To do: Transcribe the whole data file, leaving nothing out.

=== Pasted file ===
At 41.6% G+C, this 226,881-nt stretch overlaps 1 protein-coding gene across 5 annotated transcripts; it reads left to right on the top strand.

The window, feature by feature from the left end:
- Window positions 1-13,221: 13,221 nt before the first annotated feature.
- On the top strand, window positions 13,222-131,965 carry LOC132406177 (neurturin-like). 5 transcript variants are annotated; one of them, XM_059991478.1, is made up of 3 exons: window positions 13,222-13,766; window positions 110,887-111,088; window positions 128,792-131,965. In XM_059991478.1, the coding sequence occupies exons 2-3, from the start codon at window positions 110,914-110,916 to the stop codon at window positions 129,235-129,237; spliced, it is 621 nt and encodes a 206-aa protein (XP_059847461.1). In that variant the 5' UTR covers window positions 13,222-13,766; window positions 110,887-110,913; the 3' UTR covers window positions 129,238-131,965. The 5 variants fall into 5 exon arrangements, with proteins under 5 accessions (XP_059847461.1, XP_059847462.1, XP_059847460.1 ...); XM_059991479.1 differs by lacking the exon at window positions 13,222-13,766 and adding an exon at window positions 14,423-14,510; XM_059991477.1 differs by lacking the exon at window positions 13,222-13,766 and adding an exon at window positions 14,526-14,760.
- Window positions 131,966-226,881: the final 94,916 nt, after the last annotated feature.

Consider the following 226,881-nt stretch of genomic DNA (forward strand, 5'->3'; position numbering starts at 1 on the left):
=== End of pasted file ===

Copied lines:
At 41.6% G+C, this 226,881-nt stretch overlaps 1 protein-coding gene across 5 annotated transcripts; it reads left to right on the top strand.

The window, feature by feature from the left end:
- Window positions 1-13,221: 13,221 nt before the first annotated feature.
- On the top strand, window positions 13,222-131,965 carry LOC132406177 (neurturin-like). 5 transcript variants are annotated; one of them, XM_059991478.1, is made up of 3 exons: window positions 13,222-13,766; window positions 110,887-111,088; window positions 128,792-131,965. In XM_059991478.1, the coding sequence occupies exons 2-3, from the start codon at window positions 110,914-110,916 to the stop codon at window positions 129,235-129,237; spliced, it is 621 nt and encodes a 206-aa protein (XP_059847461.1). In that variant the 5' UTR covers window positions 13,222-13,766; window positions 110,887-110,913; the 3' UTR covers window positions 129,238-131,965. The 5 variants fall into 5 exon arrangements, with proteins under 5 accessions (XP_059847461.1, XP_059847462.1, XP_059847460.1 ...); XM_059991479.1 differs by lacking the exon at window positions 13,222-13,766 and adding an exon at window positions 14,423-14,510; XM_059991477.1 differs by lacking the exon at window positions 13,222-13,766 and adding an exon at window positions 14,526-14,760.
- Window positions 131,966-226,881: the final 94,916 nt, after the last annotated feature.

Consider the following 226,881-nt stretch of genomic DNA (forward strand, 5'->3'; position numbering starts at 1 on the left):